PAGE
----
At this point in your professional career, I’m sure that you’ve heard the old adage “your network is your net worth.” In other words, the value of your professional net worth is in the quantity and quality of the folks within your network, and the strength of those relationships. These individuals give referrals, provide recommendations, and vouch for your reputation. This is why networking is so important for your career.
For some, the actual work of networking comes naturally. I mean, who doesn’t love free wine and conversation? It can be an easy and social way to kill two birds with one stone. But for others, networking is a struggle. The idea of walking into a room full of strangers and striking up a meaningful conversation with even one person is a non-starter. Some folks are naturally introverted or shy, or don’t do small talk, or get nervous talking to perfect strangers or are self-conscious about saying the wrong thing. If you fall into the latter group, how are you going to build your network if you don’t like to network? Well, let me offer a solution: speak on a panel.
Now, I can appreciate that the idea of being the center of attention in a room full of strangers might sound overwhelming (stage fright is a real thing), but hear me out because there are some benefits to speaking on a panel, especially as a way to build your network.
Speaking on a panel provides an opportunity to get public exposure in your professional field and is a great resume-booster. It gives you the opportunity to present your own ideas/work and maybe even become a subject matter expert (i.e. the go-to person on a certain topic, which can provide a referral network of folks coming back to you in the future). It can also provide relatively low-maintenance practice with public speaking, if you are interested in boosting that skill.
More importantly, here’s why speaking on a panel is a good passive alternative to the traditional networking hustle:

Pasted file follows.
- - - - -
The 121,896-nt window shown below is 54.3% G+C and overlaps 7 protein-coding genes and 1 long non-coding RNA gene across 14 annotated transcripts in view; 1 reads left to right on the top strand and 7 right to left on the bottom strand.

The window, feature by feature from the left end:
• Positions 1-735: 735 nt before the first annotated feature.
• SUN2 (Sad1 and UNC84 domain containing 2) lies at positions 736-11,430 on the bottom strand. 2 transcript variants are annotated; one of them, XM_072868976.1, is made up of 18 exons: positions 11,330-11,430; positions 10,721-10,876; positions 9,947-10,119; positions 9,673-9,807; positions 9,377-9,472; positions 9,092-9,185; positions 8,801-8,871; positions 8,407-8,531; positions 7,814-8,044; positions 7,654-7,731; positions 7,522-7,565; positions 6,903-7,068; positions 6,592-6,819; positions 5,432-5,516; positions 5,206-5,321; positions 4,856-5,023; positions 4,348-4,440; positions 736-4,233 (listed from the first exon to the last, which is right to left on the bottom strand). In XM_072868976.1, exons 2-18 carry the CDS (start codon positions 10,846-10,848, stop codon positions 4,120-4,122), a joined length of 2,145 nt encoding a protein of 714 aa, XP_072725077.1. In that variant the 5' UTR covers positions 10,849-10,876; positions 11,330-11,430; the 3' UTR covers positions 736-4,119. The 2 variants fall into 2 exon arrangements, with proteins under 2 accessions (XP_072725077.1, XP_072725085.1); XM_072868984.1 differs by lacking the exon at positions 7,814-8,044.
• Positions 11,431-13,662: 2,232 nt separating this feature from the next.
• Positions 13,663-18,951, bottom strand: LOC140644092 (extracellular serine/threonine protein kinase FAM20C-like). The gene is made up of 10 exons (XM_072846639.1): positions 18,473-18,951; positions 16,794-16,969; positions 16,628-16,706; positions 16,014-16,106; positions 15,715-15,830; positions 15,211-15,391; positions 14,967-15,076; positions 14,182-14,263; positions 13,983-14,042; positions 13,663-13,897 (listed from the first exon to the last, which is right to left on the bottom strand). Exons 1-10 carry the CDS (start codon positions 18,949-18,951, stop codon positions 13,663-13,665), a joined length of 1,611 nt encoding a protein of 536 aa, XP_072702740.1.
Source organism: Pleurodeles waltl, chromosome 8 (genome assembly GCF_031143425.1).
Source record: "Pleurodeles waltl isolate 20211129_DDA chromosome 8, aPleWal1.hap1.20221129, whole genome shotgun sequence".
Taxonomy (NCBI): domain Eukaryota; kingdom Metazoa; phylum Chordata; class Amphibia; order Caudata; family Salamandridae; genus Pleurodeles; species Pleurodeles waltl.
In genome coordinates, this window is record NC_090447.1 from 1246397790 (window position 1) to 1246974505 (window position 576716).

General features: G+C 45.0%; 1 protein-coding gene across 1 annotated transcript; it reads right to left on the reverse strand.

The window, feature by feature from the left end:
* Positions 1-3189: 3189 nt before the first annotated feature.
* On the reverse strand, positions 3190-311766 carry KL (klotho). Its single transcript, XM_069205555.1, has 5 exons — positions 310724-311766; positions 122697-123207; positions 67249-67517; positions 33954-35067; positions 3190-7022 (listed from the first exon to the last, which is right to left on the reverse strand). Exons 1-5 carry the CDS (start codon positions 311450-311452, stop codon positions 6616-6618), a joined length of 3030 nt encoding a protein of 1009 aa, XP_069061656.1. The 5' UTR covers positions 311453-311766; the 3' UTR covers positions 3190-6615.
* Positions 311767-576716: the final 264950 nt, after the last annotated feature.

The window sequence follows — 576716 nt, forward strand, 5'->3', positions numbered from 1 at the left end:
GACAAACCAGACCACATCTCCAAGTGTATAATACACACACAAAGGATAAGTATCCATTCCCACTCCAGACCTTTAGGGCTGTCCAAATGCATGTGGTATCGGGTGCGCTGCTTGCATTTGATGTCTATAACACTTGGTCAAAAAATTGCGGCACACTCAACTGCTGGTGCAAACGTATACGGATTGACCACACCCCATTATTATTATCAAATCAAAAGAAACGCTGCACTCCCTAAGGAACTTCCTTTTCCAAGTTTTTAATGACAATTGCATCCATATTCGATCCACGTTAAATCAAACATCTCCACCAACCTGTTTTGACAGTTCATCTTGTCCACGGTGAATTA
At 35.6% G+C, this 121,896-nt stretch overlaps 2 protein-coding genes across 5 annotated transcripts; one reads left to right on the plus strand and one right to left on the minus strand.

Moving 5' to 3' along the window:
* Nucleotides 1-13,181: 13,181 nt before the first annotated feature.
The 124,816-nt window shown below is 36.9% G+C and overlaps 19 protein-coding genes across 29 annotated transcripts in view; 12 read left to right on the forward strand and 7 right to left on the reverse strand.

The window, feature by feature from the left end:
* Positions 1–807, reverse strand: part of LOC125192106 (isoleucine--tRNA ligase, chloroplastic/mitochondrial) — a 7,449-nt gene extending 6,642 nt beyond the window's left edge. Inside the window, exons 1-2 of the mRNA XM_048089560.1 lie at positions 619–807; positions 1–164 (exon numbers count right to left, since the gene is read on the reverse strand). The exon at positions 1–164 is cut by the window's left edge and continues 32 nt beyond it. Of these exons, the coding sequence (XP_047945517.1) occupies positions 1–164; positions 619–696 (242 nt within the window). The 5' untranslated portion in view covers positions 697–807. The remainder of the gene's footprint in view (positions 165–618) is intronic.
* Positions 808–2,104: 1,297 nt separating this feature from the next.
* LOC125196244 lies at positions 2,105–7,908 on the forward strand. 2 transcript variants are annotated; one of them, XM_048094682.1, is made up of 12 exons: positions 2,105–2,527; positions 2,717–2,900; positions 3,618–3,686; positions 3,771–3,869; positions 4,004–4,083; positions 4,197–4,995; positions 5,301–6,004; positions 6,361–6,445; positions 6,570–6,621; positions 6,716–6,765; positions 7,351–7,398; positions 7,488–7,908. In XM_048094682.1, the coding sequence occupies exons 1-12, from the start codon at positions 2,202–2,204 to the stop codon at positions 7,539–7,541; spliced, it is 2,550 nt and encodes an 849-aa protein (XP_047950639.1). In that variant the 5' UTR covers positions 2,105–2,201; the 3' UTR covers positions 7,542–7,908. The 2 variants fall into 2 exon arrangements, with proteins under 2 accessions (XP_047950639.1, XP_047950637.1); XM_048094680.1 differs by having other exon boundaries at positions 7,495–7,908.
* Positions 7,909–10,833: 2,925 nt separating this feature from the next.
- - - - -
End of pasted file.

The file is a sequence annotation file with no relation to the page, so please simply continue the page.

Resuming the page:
If you speak on it, they will come:
In a typical panel set-up, you provide a bio for the audience and have an assigned seat in the front of the room. The audience will have the opportunity to “meet” you before you even shake hands, and you will have the opportunity to display your knowledge and personal brand without passing out your resume — all of which takes the pressure off of you searching around the room looking for someone to start a conversation with and hoping you can find common ground. Let them come to you.
It’s all about controlling the conversation:
Chances are you will be asked to speak on a topic that you are already familiar with. Worst case, you can always prepare notes (pro-tip: request the questions in advance and practice your responses). Either way, you won’t need to worry about having too many awkward conversations before/during/after your panel because you already know the topic. This may help cut down on your nerves because you can always refer to your notes. (Just be sure not to read them verbatim!) Plus, depending on the size of the panel, you may not be the only person who has the knowledge, one of your fellow panelists may be able to jump in and give you the opportunity to learn something new.
Build your reputation, one handshake at a time:
Doing good work is great, but it’s hard to build your reputation if folks don’t know what you can do! Since networks are typically built on common interests, skills, and goals, by speaking on a panel, you will give a new group of like-minded people the opportunity to be impressed by you– your knowledge, your perspective, and your ability to communicate. One by one, you will add to the growing number of people in your community who sing your praise.
If you don’t yet feel comfortable with speaking on a panel, try your hand at moderating a panel instead. Rather than answer the questions, you ask the questions instead. Either way, try putting yourself out there and see what happens!